If a loved one is struggling with an addiction, it can be tempting to try any and every alternative you can think of. And while it’s important to give your friends and family the support they need, residential treatment centers vs. outpatient care can often lead to overbearing expectations and unrealistic expectations of recovery. Residential care is offered in many different types of facilities throughout the country.
It’s almost always more expensive than a similar type of care that takes place outside the institution. For example, if an individual were admitted into a low-cost facility for six months, their costs would be quite high for the same amount of time in another setting during less restrictive times. While this isn’t always the case, it’s something to keep in mind when looking at whether an individual or loved one should stay with supportive rehab or look at additional services elsewhere.
What is Residential Treatment?
Residential treatment is a type of inpatient care offered by a number of different types of facilities. In many cases, it’s a short-term program that lasts anywhere from one to six months. Individuals who receive residential care are often referred to the setting by a psychiatrist or other doctor who believes that their loved one has an addiction. The majority of residential treatment centers are certified by the Substance Abuse and Mental Health Services Administration (SAMHSA). This indicates that they are accredited and meet certain standards as far as care is concerned. However, there are some unaccredited centers out there that are associated with fraudulent treatment practices. Most residential treatment centers, however, are legitimate and certified by SAMHSA.
How Does Outpatient Treatment Differ From Residential Care?
Outpatient treatment takes place in a medical setting. Often, it’s a day treatment center or a medical clinic that offers a variety of services to help an individual learn how to manage their substance abuse and mental health concerns better. The majority of outpatient treatment centers are certified by SAMHSA and are regulated by state law to make sure that they are operating safely and appropriately. The majority of outpatient treatment is either short-term or long-term. Short-term programs are usually less than six months while long-term treatments usually last six months or longer. Outpatient treatment programs are designed to help an individual learn how to cope with their addiction and mental health concerns better. They’re not residential treatment centers, but they’re not outpatient programs either that can be helpful for someone who needs to get off the streets and back into a treatment setting.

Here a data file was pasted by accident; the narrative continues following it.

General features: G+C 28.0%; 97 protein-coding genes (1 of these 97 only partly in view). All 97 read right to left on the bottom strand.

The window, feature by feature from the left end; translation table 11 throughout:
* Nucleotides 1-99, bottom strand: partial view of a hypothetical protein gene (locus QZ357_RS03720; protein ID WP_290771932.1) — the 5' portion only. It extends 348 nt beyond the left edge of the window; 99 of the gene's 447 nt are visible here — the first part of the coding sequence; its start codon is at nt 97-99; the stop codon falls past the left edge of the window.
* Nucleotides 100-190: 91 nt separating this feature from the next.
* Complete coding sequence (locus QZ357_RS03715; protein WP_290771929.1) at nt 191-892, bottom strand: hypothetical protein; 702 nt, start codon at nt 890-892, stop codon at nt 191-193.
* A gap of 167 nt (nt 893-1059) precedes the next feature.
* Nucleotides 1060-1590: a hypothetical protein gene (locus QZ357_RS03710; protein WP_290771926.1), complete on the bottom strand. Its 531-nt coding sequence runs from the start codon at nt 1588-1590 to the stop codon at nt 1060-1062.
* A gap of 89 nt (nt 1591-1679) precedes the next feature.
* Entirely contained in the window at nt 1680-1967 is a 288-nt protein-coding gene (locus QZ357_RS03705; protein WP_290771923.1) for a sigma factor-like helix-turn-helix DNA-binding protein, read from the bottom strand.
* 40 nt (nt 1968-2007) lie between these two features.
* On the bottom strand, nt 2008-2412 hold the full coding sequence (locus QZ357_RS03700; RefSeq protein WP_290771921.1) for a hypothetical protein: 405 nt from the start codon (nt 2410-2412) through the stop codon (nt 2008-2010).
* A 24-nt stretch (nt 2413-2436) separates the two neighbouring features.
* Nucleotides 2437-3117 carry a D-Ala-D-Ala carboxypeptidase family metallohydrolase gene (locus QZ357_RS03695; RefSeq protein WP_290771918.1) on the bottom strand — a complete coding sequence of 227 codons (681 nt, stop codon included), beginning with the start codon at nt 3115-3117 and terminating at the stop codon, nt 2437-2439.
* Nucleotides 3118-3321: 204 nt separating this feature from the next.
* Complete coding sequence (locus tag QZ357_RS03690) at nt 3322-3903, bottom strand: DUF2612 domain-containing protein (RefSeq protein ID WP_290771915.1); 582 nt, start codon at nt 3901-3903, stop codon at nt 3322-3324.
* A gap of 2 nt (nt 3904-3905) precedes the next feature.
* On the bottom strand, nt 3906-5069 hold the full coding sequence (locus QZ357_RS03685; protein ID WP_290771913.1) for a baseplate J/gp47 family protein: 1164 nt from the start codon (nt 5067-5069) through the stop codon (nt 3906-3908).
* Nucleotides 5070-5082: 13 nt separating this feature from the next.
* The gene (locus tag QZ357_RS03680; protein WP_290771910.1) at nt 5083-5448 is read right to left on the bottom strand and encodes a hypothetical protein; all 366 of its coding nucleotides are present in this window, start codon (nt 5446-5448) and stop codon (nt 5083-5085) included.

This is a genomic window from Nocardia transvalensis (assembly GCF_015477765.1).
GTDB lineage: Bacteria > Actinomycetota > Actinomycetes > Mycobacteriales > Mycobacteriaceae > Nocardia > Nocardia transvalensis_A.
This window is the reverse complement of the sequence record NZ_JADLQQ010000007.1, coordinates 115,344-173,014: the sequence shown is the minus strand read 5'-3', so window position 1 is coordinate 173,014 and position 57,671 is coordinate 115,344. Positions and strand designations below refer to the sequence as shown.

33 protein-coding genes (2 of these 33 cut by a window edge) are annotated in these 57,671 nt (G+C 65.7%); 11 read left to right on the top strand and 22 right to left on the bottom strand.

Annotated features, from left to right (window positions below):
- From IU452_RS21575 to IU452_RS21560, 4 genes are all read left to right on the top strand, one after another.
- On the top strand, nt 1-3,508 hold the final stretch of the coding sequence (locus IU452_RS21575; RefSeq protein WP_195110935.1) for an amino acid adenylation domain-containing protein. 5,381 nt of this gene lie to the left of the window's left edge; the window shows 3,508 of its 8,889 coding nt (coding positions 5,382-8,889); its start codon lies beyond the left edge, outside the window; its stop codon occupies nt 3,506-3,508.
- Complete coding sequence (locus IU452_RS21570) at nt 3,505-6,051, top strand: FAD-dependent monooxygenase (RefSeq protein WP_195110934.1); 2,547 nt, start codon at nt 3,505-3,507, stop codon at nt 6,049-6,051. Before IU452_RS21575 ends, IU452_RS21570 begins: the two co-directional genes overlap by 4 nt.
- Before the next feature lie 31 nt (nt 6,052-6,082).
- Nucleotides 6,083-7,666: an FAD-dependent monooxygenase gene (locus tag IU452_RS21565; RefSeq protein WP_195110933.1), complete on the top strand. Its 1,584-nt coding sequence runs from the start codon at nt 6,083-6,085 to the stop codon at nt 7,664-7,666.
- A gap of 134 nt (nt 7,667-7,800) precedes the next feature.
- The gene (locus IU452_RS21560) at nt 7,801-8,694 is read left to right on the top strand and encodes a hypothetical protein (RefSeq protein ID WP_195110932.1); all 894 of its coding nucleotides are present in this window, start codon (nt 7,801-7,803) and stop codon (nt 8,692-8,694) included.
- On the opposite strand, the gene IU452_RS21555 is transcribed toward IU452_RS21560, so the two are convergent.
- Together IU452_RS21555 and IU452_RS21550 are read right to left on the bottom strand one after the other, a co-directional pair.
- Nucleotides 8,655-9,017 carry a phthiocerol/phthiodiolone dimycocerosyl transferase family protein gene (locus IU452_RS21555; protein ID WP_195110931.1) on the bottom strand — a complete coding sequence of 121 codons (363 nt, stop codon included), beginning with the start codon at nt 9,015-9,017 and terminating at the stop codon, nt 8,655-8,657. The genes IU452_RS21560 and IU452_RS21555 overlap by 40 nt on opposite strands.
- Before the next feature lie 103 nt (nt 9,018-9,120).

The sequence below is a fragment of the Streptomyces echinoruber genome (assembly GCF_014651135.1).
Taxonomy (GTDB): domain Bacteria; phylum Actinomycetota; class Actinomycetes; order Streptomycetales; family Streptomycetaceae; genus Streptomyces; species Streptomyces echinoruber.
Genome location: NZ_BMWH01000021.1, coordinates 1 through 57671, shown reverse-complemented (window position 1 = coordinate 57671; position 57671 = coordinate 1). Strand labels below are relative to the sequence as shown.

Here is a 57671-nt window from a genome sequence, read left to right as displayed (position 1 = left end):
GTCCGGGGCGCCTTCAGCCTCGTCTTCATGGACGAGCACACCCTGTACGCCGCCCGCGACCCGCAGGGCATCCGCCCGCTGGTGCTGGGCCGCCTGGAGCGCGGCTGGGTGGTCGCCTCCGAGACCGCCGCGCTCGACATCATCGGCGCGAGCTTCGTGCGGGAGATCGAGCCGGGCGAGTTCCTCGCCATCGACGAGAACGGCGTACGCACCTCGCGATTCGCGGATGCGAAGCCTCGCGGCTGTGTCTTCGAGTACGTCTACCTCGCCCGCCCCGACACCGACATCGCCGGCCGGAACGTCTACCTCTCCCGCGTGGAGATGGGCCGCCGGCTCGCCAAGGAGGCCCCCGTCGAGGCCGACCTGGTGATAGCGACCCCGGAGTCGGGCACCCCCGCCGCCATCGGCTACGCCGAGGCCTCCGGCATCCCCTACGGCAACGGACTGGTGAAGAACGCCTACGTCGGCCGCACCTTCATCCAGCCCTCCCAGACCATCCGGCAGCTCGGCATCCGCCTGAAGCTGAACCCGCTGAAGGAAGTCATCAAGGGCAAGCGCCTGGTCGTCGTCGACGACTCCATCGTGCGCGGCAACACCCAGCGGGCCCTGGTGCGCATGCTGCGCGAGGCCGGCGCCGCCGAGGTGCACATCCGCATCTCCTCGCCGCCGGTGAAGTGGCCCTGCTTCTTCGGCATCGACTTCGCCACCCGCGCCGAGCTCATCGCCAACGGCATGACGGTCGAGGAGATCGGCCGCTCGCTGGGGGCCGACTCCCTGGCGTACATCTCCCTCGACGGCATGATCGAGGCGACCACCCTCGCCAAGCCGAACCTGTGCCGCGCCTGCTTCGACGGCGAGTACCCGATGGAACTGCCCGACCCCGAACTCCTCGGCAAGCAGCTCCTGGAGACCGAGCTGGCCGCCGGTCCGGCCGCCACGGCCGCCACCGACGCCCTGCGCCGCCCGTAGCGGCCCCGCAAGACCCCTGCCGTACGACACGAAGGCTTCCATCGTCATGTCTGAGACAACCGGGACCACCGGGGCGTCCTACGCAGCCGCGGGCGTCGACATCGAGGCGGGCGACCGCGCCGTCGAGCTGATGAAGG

Pros of Residential Care
- Higher Quality of Life – The majority of residential treatment programs are located in high-quality settings. These facilities are built for long-term residential care and include activities and programs designed to help individuals who are struggling with substance use and mental health concerns. Inpatient programs are also more likely to be certified by SAMHSA and regulated by state law.
- Fewer Sexual Assaults – Research has found that there tend to be significantly fewer sexual assaults in residential care settings than in other types of treatment. And while this isn’t a reason to choose residential care, it’s something that should be kept in mind when thinking about treatment options.
Cons of Residential Care
- More Expensive – Because residential care is a more restrictive setting, individuals who receive this type of care are more likely to receive more expensive treatment. In many cases, the residential care costs more than outpatient care.
- More Restrictive – Residential care has been argued to be more restrictive than outpatient care. With residential care, individuals are often locked in their rooms or in the facility at certain times during the day.
- Fewer Mental Health Providers – Some experts argue that there tend to be fewer mental health providers working with individuals in residential care than in outpatient settings. And, as many individuals who receive residential care are struggling with substance use, this can be a problem when it comes to getting treatment for mental health concerns.
If you or a loved one is struggling with substance use, there are a variety of treatment options available. Residential treatment is often more expensive and restrictive than outpatient care, but it can help an individual maintain sobriety and get back on track with their life. Residential care is not for everyone, and it should be carefully considered. If it’s right for your loved one, residential treatment can help them gain a new perspective on life and be provided with the support they need to move forward with their lives. Residential treatment has many benefits, including higher quality of life, fewer sexual assaults, and more access to mental health treatment. Residential care has its benefits, but it’s also important to consider its cons.
Our treatment center is available to serve all members of the community who need treatment for substance abuse and information about addiction. Contact us today at 833.970.2054 to learn how we can support you.